We’re tempted to claim that the setting in this poem is "The Universe," and that wouldn’t be far wrong. While there are several geographical references here – the Atlantic Ocean, the Mediterranean Sea, and Baiæ’s Bay – it’s telling that all of them are to flowing bodies of water instead of urban centers, modern nations, or anything grounded. Shelley’s poem, like the West Wind that it describes, has the power to move freely over the world, ascending up to "the zenith’s height" (22) or plunging down into "The sea-blooms and the oozy woods" (39) that are "far below" (38) at the bottom of the ocean.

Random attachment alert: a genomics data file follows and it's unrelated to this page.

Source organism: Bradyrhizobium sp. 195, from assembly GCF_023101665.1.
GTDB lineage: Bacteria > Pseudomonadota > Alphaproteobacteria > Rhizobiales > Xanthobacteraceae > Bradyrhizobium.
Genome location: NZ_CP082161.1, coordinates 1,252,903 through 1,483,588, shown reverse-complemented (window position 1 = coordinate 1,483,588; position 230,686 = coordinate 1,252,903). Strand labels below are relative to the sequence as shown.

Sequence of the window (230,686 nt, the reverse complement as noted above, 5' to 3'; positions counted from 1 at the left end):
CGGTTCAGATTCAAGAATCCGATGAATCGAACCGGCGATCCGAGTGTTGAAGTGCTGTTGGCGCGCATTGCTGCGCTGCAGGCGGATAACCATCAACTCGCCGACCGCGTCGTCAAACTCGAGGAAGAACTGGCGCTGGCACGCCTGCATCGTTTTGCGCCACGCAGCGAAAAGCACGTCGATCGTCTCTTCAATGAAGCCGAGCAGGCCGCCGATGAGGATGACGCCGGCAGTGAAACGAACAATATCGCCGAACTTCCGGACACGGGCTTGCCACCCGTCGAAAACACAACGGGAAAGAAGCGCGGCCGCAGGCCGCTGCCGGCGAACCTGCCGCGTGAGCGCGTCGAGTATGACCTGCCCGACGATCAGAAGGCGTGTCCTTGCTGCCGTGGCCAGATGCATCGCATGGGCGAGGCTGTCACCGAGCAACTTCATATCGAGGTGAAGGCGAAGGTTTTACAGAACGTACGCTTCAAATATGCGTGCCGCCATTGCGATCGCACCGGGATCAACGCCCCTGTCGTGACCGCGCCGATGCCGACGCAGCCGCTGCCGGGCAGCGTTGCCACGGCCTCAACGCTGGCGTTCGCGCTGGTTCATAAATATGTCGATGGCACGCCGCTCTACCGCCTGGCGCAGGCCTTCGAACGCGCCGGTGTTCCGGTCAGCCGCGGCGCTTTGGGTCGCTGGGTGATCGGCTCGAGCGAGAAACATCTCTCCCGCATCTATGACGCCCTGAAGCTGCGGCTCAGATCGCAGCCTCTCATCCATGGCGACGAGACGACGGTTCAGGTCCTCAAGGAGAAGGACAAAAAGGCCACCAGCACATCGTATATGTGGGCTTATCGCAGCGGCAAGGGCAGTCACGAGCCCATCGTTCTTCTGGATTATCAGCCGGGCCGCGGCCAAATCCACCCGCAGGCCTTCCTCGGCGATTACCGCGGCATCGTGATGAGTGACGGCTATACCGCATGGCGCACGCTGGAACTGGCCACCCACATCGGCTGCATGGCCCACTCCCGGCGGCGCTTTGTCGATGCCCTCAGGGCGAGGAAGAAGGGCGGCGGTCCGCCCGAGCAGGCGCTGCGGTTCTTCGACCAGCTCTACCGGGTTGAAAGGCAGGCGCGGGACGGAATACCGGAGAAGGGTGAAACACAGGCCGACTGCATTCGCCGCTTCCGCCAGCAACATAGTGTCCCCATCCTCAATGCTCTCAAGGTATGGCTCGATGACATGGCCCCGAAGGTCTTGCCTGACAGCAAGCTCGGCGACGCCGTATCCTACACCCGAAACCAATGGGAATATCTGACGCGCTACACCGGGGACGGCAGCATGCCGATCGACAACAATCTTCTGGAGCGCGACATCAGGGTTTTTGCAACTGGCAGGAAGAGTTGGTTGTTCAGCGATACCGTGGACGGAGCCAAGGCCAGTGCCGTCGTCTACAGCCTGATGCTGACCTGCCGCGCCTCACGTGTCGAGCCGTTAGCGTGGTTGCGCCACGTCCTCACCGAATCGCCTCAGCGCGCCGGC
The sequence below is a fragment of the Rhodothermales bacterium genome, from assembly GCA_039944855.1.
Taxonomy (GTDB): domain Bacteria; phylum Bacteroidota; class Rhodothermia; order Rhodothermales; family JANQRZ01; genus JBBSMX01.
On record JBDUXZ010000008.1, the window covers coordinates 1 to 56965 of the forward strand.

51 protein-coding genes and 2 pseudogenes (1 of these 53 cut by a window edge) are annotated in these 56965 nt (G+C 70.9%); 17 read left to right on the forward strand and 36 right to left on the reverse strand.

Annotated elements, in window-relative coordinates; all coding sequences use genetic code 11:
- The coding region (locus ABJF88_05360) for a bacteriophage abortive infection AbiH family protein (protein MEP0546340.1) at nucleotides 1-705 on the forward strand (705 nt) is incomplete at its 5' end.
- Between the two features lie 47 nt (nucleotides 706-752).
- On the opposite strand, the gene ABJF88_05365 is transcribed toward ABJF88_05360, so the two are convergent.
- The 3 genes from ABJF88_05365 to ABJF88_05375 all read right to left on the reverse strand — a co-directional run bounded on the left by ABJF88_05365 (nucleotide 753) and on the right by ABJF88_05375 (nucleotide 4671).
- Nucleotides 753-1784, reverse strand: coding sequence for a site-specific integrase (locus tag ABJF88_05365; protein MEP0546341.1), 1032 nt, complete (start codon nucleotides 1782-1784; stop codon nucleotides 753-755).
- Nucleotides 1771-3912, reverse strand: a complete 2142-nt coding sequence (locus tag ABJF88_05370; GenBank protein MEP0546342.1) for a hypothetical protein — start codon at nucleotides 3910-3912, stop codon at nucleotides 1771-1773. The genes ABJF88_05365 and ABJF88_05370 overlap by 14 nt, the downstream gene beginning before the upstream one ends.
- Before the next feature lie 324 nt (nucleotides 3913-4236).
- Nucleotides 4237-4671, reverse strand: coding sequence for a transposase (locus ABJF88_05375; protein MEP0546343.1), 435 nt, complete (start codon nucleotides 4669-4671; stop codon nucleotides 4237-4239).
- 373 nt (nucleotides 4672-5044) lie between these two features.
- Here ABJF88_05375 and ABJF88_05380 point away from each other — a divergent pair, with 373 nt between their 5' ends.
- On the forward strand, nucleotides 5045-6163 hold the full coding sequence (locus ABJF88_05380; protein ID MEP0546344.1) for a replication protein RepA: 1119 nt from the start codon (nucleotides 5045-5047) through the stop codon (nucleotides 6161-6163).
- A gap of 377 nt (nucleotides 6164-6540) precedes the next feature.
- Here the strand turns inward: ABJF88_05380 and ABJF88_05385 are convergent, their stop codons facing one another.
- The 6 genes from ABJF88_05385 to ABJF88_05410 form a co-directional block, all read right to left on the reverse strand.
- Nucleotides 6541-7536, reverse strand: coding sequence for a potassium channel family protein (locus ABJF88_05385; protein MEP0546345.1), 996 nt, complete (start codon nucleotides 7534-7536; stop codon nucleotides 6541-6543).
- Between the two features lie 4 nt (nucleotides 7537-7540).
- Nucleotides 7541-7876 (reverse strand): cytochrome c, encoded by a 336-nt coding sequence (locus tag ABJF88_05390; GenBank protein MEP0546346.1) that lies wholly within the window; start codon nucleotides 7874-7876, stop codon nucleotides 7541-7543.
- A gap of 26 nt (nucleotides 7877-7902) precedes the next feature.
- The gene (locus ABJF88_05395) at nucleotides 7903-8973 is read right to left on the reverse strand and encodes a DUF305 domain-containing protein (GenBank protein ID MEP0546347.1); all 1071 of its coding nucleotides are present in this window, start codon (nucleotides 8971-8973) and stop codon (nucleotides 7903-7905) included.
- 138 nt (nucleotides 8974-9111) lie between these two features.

More than anything else, Shelley sets this poem in the human mind. Even though the speaker claims that his thoughts are "like withered leaves" (64), we learn that he is "tameless, and swift, and proud" (56) like Nature itself. In fact, by juxtaposing the wild West Wind blowing over the entire Earth with the desire of the speaker to scatter his thoughts, Shelley tries to fuse the mind of Man and the infinite range of Nature. So that’s where we are: everywhere. We’re trying to fit "everywhere" into your mind, so that we can change both of them.